- Bottoms: Tailored trouser suit or wide-legged trousers in a dark or beige colour.
- Skirt/Dress: Black or tweed pencil skirt that sits no more than four fingers above your knee. If you prefer dresses, opt for a high-neck A-Line dress that isn’t too short or long, following the four finger rule.
- Shoes: Court shoes, brogues, loafers or pumps.
- Accessories: If wearing a dress or skirt, wear skin-coloured or black tights to finish off the look. Wear simple, non-distracting jewellery and pair with a structured bag.
Play it safe with a matched suit
What to wear
- Shirt: Crisp, white, buttoned-up cotton shirts are usually a safe option; however, something with a pattern or simple colour is also suitable.
- Suit: A two-piece or three-piece suit in dark charcoal or navy is an ideal choice of clothing for a board meeting. Ensure it’s of good quality and has a tailored fit.
- Accessories: A silk tie is a must, as well as subtle cufflinks, a leather belt and a watch.
- Shoes: Black or brown oxfords or brogues (don’t forget the matching socks).
‘In general, paying attention to the visual details of your look conveys preparation, planning and respect for those whom you meet,’ says di Giusto. ‘The way you respect yourself also sets the standards on how others will respect you.’
If you want to knock your manager’s or client’s socks off, follow the below tips:
- Don’t show too much skin: It’s not the catwalk and your attendees don’t need to be distracted by your bare legs or arms. Keep it classy by covering up.
- Choose the right fit: Your clothes should be well-fitted. Make sure your trousers aren’t dragging on the floor, your belly isn’t popping out of your shirt and your blazer fits well (you won’t want a fashion faux-pas with a split mid-meeting). Ladies, make sure your blouse isn’t too revealing and your skirt isn’t too short.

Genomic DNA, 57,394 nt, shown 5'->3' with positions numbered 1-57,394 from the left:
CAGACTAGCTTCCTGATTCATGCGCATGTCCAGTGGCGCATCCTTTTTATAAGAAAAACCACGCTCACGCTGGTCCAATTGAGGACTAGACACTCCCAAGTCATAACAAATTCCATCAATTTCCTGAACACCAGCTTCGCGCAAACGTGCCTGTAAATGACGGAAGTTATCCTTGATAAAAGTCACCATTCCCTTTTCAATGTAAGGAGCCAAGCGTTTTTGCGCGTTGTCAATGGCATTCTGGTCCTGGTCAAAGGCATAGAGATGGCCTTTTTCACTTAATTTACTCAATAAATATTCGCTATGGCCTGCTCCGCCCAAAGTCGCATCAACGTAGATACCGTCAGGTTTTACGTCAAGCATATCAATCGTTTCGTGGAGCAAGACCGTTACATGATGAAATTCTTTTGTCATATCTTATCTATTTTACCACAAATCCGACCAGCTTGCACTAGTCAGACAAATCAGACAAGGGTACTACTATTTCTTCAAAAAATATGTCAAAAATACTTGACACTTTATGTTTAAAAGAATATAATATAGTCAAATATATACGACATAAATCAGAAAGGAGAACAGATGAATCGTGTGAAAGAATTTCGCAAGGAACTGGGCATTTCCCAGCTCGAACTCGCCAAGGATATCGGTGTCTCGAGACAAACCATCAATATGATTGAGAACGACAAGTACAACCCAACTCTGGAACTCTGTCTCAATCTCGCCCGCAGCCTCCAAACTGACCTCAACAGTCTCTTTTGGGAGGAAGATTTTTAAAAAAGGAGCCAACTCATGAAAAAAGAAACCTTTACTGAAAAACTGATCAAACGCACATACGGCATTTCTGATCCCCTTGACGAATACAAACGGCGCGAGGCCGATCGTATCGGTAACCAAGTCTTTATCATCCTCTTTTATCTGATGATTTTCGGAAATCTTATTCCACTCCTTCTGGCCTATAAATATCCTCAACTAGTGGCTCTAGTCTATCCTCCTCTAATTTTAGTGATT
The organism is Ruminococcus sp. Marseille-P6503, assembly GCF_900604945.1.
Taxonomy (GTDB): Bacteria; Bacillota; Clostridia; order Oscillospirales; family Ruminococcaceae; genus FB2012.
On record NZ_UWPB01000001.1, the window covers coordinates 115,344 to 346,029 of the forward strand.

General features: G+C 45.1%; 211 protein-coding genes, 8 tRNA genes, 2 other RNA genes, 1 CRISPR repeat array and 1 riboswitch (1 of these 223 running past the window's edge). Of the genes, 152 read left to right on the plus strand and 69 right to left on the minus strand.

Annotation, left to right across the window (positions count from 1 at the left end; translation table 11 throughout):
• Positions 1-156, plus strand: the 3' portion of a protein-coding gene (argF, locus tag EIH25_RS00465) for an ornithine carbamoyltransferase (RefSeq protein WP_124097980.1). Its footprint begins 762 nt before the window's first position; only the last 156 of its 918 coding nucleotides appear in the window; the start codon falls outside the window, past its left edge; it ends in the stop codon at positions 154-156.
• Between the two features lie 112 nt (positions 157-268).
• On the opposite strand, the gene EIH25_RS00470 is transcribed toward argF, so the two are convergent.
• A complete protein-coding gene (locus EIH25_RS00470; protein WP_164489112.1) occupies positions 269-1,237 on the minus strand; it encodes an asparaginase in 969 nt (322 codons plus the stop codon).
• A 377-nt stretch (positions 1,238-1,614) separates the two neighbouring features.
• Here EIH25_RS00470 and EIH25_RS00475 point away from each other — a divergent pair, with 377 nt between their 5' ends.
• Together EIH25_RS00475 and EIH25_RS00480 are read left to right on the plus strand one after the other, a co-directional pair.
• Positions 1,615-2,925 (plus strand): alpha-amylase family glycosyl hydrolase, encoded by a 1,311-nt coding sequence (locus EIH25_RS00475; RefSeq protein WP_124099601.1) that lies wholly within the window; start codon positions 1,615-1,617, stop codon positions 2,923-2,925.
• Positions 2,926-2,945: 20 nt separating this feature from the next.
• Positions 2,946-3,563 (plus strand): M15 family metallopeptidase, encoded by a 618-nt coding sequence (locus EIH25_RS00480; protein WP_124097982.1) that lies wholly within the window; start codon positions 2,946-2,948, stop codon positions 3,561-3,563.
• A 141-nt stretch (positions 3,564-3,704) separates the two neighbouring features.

- Complete your look with the right hairstyle: How you choose to wear your hair is just as important as your outfit. Men’s hairstyles should be well-trimmed and tidy, while women’s neat and kept out of their face.
- Fragrances should be subtle: You don’t want to turn your business meeting into a gas chamber and make your business partners suffer from your overpowering smell before you’ve even managed to pitch in. Opt for something lighter in smell.
- Makeup should be natural: Wear a natural base (nothing too cakey) and go for a natural glow with a bronzer and a hint of highlighter. Wear a layer of mascara and a natural lip colour – you don’t want to look like you tried too hard!
- Accessories should be kept to a minimum: Meghan Casserly agrees: ‘Simple jewel[le]ry is best, this is no time to distract. Stay with classics like stud earrings and pendant necklaces.’
- Be comfortable and confident: The bottom line is that you need to be comfortable in what you are wearing – if your personal style leans on the casual side, find ways to spruce up your business attire without compromising any opportunities. When you are content, confidence will ooze naturally and you will feel powerful in what you are wearing.
With these tips, you will be prepared for every type of business encounter, making sure that you not only act the part but look it, too. Select the right style that works for you and that helps you shine in your next meeting, effectively leaving the impression of a trustworthy, credible and successful professional.
Do you have any other fashion tips to help out fellow working men and women? What’s your dress code for business meetings? Join the conversation down below and let us know!
This article was originally published in November 2015.